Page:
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Protect your company trademark

Trademarks are a valuable form of intellectual property that help businesses brand themselves in the eyes of the public. From slogans to images to taglines, companies can register many sorts of different identifiers as trademarks. But trademarks are no good to northern Kentucky entrepreneurs if someone else uses the trademark without permission. If unauthorized trademark use is not challenged, the trademark may become useless to the owner.

It is easy to think the heavy lifting is over once you have successfully filed your trademark with the United States Patent and Trademark Office. However, Entrepreneur.com points out that your trademark can be devalued in a number of ways. For one thing, your own employees might not use the trademark in the proper manner. Third parties can also use the trademark in ways that infringe upon its rightful use. Laying out terms of use is one way to combat this kind of misuse.

However, a more common problem with trademark abuse occurs when other companies start using products with a brand name or slogan that resembles or outright duplicates your trademark. Some foreign companies will create products that rip off American manufactured goods and sell them overseas. In other cases, a product by a competitor may simply bear a trademarked logo that looks very much like yours but lacks a detail such as a slogan that usually accompanies the image.

It is important to contest early efforts to infringe upon your trademark. To make sure your chances in future litigation are successful, registering your trademarks carefully is a crucial first step. Do not try to trademark generic words, as a court will likely not recognize a trademark that is not distinctive. Make sure taglines and phrases used by your company are trademarked. You may also want to trademark part or all of your company's name. Proper research of existing trademarks will also help you to not accidentally register a trademark that is already owned by another party.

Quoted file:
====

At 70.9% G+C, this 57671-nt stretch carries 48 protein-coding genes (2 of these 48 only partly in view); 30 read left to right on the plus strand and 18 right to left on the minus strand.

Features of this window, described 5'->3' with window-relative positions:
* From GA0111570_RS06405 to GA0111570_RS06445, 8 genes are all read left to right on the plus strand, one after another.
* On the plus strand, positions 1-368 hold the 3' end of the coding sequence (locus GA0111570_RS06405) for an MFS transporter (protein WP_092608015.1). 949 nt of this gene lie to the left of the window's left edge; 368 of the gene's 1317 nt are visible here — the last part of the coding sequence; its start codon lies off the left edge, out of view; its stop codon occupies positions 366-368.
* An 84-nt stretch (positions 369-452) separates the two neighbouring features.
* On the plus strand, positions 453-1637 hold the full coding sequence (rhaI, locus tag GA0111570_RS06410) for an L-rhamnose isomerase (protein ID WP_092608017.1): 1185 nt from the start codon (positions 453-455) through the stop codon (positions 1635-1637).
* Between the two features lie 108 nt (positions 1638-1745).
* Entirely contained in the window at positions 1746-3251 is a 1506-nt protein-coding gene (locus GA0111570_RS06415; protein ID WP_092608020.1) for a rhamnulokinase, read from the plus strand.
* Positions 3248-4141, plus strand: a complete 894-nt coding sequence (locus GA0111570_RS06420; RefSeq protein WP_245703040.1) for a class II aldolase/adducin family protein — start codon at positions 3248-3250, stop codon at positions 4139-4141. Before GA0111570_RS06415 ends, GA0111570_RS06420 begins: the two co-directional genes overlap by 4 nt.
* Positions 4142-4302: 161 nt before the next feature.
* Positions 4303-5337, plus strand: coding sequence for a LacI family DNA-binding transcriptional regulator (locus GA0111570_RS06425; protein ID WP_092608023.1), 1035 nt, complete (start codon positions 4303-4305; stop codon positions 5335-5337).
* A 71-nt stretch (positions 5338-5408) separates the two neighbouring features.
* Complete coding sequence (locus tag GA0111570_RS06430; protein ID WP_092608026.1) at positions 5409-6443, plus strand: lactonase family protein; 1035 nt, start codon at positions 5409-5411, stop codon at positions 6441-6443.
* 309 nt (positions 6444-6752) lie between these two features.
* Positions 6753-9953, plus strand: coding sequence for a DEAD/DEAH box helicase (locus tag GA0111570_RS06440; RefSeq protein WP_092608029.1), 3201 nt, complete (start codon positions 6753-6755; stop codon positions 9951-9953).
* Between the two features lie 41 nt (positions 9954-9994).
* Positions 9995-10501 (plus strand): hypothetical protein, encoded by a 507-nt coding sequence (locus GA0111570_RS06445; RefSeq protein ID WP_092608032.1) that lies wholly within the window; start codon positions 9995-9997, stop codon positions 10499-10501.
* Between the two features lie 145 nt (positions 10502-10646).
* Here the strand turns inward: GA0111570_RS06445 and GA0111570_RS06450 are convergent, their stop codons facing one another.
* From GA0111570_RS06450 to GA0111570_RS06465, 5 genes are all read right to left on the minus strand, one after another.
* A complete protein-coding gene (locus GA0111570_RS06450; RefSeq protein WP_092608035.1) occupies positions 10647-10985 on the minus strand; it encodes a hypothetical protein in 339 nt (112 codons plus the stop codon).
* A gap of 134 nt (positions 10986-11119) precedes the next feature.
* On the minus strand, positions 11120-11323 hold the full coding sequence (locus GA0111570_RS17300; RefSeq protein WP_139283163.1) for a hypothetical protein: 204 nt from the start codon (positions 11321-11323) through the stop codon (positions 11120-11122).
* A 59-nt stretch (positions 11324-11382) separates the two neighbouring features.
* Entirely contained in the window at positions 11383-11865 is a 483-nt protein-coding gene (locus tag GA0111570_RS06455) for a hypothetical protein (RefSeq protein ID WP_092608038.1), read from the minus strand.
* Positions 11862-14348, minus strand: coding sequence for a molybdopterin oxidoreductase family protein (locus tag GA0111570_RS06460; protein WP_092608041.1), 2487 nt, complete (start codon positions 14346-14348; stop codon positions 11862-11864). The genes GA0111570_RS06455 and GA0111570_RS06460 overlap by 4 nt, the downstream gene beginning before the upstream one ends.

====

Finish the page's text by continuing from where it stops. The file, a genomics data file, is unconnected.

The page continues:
When you actually encounter a case of someone using your trademark, a common first step according to FindLaw is to send a cease and desist letter to the infringing party. This may be enough to stop the infringement, however, in some cases an infringing party may have already done a lot of damage or refuses to stop using the trademark. In this case you should have a qualified attorney to help you file a lawsuit to stop the infringement and recover damages.

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Gatlin Voelker,PLLC

Gatlin Voelker, PLLC
2500 Chamber Center Dr. Ste. 203
Fort Mitchell, KY 41017

Phone: 859-781-9100
Fax: 888-456-9179
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Call : 859-781-9100